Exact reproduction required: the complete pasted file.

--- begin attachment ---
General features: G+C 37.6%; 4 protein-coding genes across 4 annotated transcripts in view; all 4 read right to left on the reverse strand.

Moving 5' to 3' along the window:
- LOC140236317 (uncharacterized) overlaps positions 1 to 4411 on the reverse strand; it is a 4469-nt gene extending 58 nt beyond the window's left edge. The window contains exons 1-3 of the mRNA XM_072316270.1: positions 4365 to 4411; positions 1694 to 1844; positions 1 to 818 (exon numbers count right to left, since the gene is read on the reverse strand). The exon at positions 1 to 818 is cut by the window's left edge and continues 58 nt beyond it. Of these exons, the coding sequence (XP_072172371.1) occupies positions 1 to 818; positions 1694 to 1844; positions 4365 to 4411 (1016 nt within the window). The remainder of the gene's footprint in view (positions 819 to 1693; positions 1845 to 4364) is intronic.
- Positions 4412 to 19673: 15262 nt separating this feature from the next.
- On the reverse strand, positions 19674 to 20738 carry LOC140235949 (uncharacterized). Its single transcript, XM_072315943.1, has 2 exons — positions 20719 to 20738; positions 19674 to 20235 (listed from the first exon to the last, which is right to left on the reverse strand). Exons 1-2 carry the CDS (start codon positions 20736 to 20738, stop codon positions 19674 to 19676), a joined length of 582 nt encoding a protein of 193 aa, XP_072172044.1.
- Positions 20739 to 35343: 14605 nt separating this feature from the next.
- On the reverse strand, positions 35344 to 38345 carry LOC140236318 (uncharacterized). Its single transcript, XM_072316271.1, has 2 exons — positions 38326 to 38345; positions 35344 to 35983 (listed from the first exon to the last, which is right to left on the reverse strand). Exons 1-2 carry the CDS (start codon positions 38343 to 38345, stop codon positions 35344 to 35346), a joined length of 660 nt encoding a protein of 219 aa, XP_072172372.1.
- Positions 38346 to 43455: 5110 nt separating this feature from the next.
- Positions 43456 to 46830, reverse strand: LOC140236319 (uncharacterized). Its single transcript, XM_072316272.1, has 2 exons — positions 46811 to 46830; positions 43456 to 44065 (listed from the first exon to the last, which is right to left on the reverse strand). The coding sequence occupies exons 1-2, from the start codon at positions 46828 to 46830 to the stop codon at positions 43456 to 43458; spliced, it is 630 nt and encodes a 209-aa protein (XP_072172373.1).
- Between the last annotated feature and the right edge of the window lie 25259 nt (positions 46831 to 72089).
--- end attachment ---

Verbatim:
General features: G+C 37.6%; 4 protein-coding genes across 4 annotated transcripts in view; all 4 read right to left on the reverse strand.

Moving 5' to 3' along the window:
- LOC140236317 (uncharacterized) overlaps positions 1 to 4411 on the reverse strand; it is a 4469-nt gene extending 58 nt beyond the window's left edge. The window contains exons 1-3 of the mRNA XM_072316270.1: positions 4365 to 4411; positions 1694 to 1844; positions 1 to 818 (exon numbers count right to left, since the gene is read on the reverse strand). The exon at positions 1 to 818 is cut by the window's left edge and continues 58 nt beyond it. Of these exons, the coding sequence (XP_072172371.1) occupies positions 1 to 818; positions 1694 to 1844; positions 4365 to 4411 (1016 nt within the window). The remainder of the gene's footprint in view (positions 819 to 1693; positions 1845 to 4364) is intronic.
- Positions 4412 to 19673: 15262 nt separating this feature from the next.
- On the reverse strand, positions 19674 to 20738 carry LOC140235949 (uncharacterized). Its single transcript, XM_072315943.1, has 2 exons — positions 20719 to 20738; positions 19674 to 20235 (listed from the first exon to the last, which is right to left on the reverse strand). Exons 1-2 carry the CDS (start codon positions 20736 to 20738, stop codon positions 19674 to 19676), a joined length of 582 nt encoding a protein of 193 aa, XP_072172044.1.
- Positions 20739 to 35343: 14605 nt separating this feature from the next.
- On the reverse strand, positions 35344 to 38345 carry LOC140236318 (uncharacterized). Its single transcript, XM_072316271.1, has 2 exons — positions 38326 to 38345; positions 35344 to 35983 (listed from the first exon to the last, which is right to left on the reverse strand). Exons 1-2 carry the CDS (start codon positions 38343 to 38345, stop codon positions 35344 to 35346), a joined length of 660 nt encoding a protein of 219 aa, XP_072172372.1.
- Positions 38346 to 43455: 5110 nt separating this feature from the next.
- Positions 43456 to 46830, reverse strand: LOC140236319 (uncharacterized). Its single transcript, XM_072316272.1, has 2 exons — positions 46811 to 46830; positions 43456 to 44065 (listed from the first exon to the last, which is right to left on the reverse strand). The coding sequence occupies exons 1-2, from the start codon at positions 46828 to 46830 to the stop codon at positions 43456 to 43458; spliced, it is 630 nt and encodes a 209-aa protein (XP_072172373.1).
- Between the last annotated feature and the right edge of the window lie 25259 nt (positions 46831 to 72089).